For all my whining, I’m actually a pretty lucky gal when I make myself sit down in my metaphorical corner and think about it. Not only do I get extra horses to ride, but when Sarah goes out of town I get to
steal take one of her lessons on the Derbster. Which is great for a number of reasons (lessons! take all the lessons! lesson things! ‘lesson’ stops looking like a word!). The part that I find most helpful, though, is that I’m still at the point where I need some pushing to get out of my comfort zone– not in the sense that I’m nervous about riding, but that I need to learn that it IS OK, in fact necessary, for me to get to the “demand” stage when whomever I’m riding blows off my request. With Pearl, it’s a lot easier to fake it because she’s already naturally forward, so it at least doesn’t look like I’m going to pass out kicking her around the ring….so she could be going around totally ignoring me, but at least we’re moving.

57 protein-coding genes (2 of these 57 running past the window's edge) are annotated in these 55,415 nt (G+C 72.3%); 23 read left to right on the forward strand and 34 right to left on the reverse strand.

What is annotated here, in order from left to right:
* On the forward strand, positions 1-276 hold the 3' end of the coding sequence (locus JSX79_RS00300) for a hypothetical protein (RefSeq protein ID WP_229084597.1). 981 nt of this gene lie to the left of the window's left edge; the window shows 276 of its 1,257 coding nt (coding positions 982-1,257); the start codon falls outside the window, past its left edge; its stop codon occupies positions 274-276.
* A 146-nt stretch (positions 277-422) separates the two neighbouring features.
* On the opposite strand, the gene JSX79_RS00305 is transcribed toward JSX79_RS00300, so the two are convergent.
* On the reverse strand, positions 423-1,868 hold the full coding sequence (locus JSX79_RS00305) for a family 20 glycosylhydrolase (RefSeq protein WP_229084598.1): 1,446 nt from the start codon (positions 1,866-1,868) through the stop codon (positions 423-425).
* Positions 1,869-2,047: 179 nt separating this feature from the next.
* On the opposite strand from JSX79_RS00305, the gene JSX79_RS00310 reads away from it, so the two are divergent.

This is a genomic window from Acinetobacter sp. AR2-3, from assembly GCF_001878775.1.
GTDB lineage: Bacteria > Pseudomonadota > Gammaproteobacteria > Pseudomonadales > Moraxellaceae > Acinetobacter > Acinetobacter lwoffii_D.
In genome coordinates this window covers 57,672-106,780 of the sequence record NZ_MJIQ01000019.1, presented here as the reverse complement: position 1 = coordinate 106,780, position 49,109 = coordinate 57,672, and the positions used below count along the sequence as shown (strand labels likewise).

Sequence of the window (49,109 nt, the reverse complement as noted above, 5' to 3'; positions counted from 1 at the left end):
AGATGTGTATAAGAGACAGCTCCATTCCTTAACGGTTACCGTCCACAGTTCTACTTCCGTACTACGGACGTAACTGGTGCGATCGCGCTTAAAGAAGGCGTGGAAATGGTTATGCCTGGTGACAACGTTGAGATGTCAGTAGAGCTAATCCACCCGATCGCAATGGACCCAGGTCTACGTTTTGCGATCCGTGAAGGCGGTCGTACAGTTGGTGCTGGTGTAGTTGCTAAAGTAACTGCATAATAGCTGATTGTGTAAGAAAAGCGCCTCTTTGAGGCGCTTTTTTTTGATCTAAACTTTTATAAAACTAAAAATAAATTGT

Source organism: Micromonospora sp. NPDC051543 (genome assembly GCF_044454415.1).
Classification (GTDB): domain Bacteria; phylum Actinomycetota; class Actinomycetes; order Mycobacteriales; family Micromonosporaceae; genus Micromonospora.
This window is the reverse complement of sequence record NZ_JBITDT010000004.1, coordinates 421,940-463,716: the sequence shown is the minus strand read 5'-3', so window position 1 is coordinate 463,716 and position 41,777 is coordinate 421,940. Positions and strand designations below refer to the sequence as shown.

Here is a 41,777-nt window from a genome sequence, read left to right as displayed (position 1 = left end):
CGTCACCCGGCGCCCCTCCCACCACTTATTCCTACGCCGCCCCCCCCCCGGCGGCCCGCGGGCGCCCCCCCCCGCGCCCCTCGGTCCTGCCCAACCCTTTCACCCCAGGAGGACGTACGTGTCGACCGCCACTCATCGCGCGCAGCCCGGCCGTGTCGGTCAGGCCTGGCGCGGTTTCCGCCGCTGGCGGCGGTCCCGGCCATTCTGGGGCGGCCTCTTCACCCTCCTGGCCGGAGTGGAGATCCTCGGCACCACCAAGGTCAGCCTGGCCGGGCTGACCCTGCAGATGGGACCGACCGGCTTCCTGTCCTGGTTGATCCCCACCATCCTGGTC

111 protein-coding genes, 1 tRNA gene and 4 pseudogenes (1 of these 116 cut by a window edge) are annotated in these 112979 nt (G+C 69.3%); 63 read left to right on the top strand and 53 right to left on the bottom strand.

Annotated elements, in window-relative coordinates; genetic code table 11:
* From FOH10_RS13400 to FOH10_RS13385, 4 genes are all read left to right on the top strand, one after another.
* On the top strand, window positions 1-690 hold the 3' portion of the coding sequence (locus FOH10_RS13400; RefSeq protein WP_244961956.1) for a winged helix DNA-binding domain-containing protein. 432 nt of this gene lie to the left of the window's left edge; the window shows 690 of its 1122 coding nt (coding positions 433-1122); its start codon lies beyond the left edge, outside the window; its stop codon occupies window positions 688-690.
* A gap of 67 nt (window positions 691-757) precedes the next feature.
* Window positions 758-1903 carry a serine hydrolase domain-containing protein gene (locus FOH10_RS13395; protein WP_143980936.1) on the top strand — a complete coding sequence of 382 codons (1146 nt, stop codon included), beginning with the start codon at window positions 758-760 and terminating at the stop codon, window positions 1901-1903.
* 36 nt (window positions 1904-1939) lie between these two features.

Derby, however, is much more of a tattletale. If I don’t completely insist that he go forward NOW, he knows that he doesn’t have to, and then that “eh, she won’t make me” attitude creeps into every aspect of riding him. So, our lesson was about getting the pieces one at a time so that when I put them together, I get a nicely going horses. First: forward. Now. Back up with whip
if when necessary. After reinforcing, go back to using desired lighter aids, back up with stronger aids if asking nicely doesn’t work. Rinse, repeat until I’m getting the response I want with the level of aids I want to use. Test this by seeing if I can get a larger or smaller step using just my seat. Inside leg– can I get him to soften his ribcage in the corners with my leg, instead of just tipping his nose with my hand? Cut the turns short and leg yield back out to the rail– do all the pieces come together, and if not, where are the holes?
He’s not the easiest type of ride for me, but by the end of the lesson we had some nice moments going.